Men in Quarantine Refuse Food from Dalits: Covid-19 Might Be Easier to Eradicate than Casteism


Men in Quarantine Refuse Food from Dalits: Covid-19 Might Be Easier to Eradicate than Casteism

Illustration: Robin Chakraborty

Even a pandemic cannot wipe out the deep-rooted casteism in the country. As lockdown continues, reports have been emerging of individuals in quarantine centres refusing the food being served to them, reportedly on the grounds that it was prepared by Dalits. Yesterday, one such interaction in a quarantine centre in Bihar was captured on camera, where a man is seen arguing loudly with a woman who was serving them, and another kicking the table and spilling all the food to the ground.

That such bias still exists in Indian society is shameful enough, but the fact that it persists even during a pandemic is also testament to how ingrained casteism is in our society. The men in the quarantine centre are at the mercy of caregivers and one would expect them to be grateful. But prejudices have become like an old habit which refuses to die. According to an ABP News report, the three men involved in the incident have had an FIR registered against them, but sadly, it is far from the only such case that has emerged during the nationwide lockdown.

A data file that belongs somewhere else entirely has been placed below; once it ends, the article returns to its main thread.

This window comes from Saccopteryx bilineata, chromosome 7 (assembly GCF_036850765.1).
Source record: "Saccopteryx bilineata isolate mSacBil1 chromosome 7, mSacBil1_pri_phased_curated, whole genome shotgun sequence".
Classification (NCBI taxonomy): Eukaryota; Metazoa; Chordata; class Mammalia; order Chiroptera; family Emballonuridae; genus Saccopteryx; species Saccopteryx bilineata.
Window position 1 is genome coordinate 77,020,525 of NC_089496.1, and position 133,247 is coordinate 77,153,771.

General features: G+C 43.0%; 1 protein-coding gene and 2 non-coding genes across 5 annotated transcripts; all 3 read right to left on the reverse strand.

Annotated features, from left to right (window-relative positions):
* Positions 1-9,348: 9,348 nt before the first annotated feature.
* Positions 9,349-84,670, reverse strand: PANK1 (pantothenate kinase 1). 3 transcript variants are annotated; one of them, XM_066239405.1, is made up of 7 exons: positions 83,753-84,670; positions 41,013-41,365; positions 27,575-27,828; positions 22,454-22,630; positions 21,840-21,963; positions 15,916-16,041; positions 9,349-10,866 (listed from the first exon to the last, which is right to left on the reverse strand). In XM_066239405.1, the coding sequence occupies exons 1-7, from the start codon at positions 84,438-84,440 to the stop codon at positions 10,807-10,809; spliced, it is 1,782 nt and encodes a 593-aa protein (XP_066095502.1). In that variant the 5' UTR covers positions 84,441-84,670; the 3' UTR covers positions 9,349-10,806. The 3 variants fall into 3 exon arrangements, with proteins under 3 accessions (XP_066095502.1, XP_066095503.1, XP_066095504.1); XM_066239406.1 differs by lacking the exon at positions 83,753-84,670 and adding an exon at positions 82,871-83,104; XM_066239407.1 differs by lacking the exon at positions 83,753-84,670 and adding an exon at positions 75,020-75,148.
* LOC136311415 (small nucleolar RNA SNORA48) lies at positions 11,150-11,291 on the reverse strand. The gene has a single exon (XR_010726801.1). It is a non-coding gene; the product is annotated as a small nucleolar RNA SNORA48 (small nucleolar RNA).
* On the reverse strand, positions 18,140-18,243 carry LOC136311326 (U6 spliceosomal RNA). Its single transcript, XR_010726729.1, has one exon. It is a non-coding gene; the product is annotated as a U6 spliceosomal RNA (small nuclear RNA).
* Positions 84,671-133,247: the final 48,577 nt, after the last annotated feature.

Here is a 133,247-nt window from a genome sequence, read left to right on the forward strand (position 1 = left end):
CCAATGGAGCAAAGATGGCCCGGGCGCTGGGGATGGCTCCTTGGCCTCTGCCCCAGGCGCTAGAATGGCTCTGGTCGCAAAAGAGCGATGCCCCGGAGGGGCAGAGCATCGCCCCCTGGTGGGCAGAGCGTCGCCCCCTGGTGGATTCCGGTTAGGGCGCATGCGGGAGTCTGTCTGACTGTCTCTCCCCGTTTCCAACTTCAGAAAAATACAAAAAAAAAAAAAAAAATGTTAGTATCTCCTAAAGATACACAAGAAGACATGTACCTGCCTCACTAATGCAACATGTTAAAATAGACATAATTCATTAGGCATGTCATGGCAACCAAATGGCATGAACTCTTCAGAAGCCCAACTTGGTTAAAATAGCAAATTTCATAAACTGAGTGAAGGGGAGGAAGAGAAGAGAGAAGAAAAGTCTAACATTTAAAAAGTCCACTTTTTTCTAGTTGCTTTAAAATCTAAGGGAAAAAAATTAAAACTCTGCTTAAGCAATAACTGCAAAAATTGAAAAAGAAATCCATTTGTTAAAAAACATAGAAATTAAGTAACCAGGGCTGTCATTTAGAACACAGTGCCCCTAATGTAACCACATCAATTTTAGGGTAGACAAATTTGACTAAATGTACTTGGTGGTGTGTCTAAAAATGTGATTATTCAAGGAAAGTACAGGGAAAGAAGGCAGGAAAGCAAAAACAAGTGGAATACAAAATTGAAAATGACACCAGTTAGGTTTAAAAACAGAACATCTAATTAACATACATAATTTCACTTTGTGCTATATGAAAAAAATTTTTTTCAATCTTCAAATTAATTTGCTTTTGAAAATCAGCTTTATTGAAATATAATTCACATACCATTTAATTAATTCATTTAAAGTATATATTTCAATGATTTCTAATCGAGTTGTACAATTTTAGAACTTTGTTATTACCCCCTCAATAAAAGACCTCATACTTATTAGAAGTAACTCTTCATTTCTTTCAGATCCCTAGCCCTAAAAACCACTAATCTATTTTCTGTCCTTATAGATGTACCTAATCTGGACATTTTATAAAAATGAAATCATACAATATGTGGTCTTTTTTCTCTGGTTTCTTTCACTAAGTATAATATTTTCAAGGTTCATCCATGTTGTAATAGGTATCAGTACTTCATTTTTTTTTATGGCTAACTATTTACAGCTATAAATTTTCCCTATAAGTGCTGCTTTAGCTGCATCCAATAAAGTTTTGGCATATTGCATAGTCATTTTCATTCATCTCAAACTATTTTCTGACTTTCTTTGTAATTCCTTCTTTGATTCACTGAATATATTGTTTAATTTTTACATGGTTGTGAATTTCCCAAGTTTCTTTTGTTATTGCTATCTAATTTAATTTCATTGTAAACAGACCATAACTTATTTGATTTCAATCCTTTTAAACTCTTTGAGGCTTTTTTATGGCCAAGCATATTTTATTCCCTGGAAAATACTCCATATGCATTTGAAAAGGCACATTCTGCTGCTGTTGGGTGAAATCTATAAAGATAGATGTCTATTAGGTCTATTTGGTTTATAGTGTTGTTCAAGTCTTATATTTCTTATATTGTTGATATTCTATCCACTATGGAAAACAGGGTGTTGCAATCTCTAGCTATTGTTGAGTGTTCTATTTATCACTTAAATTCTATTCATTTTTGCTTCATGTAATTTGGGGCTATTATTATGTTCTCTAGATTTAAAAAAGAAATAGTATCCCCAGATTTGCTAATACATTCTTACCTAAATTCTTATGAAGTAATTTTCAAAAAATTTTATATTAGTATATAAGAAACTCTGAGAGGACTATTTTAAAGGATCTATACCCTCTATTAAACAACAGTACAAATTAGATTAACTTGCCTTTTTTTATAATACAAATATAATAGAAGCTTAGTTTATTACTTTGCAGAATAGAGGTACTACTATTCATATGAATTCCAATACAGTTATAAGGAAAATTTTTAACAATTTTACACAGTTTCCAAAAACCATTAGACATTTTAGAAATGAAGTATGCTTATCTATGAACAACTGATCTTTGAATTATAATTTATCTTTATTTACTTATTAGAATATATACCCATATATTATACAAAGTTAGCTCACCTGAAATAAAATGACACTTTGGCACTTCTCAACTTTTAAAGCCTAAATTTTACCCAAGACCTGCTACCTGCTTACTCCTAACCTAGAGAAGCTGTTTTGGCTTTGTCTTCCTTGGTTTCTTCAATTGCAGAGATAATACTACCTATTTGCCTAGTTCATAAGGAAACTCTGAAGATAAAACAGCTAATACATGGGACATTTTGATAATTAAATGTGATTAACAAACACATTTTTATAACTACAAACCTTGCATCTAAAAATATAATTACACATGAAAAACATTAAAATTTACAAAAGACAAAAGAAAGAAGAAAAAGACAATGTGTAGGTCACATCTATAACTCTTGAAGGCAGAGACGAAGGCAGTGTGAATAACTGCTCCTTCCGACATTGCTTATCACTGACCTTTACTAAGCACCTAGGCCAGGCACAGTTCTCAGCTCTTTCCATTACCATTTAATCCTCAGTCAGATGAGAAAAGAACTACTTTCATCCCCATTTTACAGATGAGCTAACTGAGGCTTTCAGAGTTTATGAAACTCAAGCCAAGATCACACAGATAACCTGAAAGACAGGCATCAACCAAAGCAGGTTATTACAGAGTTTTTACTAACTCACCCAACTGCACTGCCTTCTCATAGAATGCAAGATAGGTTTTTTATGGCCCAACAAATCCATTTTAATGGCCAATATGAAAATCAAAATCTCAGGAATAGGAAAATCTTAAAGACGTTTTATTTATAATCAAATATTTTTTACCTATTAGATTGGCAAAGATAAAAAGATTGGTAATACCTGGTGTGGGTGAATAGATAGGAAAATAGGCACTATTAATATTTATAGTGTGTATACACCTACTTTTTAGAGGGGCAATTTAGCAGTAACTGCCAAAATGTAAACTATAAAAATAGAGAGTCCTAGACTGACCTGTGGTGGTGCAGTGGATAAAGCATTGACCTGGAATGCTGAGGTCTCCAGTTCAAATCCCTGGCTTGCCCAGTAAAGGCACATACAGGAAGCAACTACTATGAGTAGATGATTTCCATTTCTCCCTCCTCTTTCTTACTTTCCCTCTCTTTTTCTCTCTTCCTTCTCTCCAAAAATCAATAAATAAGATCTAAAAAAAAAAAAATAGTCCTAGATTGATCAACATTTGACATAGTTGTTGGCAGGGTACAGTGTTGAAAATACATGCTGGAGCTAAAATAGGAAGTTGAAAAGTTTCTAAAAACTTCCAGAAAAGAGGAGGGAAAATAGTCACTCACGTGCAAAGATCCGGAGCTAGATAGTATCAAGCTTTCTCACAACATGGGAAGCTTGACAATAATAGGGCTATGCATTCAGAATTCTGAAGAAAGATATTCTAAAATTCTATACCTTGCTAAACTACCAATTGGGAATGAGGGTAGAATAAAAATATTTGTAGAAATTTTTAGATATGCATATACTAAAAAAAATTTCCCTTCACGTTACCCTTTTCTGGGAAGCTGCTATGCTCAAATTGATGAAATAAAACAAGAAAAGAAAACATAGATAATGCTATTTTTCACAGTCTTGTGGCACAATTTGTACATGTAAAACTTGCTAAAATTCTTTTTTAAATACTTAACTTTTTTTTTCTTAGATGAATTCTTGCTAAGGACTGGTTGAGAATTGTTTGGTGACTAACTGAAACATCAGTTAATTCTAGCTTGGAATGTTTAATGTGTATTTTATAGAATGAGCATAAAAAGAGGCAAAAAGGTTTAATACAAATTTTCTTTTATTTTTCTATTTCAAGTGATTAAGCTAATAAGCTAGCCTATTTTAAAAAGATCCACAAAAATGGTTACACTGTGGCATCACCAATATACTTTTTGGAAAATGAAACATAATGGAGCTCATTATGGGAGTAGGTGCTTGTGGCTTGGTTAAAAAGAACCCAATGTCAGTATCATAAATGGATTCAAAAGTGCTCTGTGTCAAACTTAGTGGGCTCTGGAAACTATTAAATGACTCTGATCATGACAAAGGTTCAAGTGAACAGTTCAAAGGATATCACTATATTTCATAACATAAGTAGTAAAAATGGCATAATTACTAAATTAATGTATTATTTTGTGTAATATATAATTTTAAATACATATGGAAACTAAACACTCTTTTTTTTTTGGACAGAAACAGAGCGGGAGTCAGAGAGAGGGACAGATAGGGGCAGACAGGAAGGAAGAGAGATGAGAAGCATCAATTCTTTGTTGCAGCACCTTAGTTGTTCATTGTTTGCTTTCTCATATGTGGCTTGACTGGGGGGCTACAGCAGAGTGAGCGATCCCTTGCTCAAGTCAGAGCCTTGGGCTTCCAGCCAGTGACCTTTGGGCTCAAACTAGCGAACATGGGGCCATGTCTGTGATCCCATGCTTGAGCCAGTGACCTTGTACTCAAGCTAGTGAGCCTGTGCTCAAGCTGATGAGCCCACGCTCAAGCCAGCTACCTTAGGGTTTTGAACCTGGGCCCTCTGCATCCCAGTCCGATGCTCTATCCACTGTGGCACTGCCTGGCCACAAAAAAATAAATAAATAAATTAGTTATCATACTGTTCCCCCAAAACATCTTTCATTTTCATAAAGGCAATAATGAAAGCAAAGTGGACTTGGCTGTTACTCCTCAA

In Uttar Pradesh’s Nainital, another incident was reported where a 23-year-old being held in a quarantine centre refused the food there, allegedly because it was served by a Dalit woman.

The village head confronted the offender and he was booked under the relevant sections of the IPC. However, the man denied that he was refusing the food because of the woman’s caste, instead offering the even more outlandish reason that he could not eat food that was prepared outside his home or he would get possessed by a deity, as reported in The Times of India.

This was not the only incident to emerge from UP. Earlier in April, another FIR had to be lodged against a man in quarantine who said he would not eat the food prepared by the village head, who was a Dalit. NDTV reported that the village head, Lilawati Devi, went to the quarantine centre where five people were lodged to prepare meals for them, as the cook was absent that day. But one of the people quarantined did not see this as an act of kindness.

A pattern has emerged of pre-existing societal ills like casteism hampering India’s efforts to beat Covid-19. And they might prove to be even harder to eradicate than the coronavirus.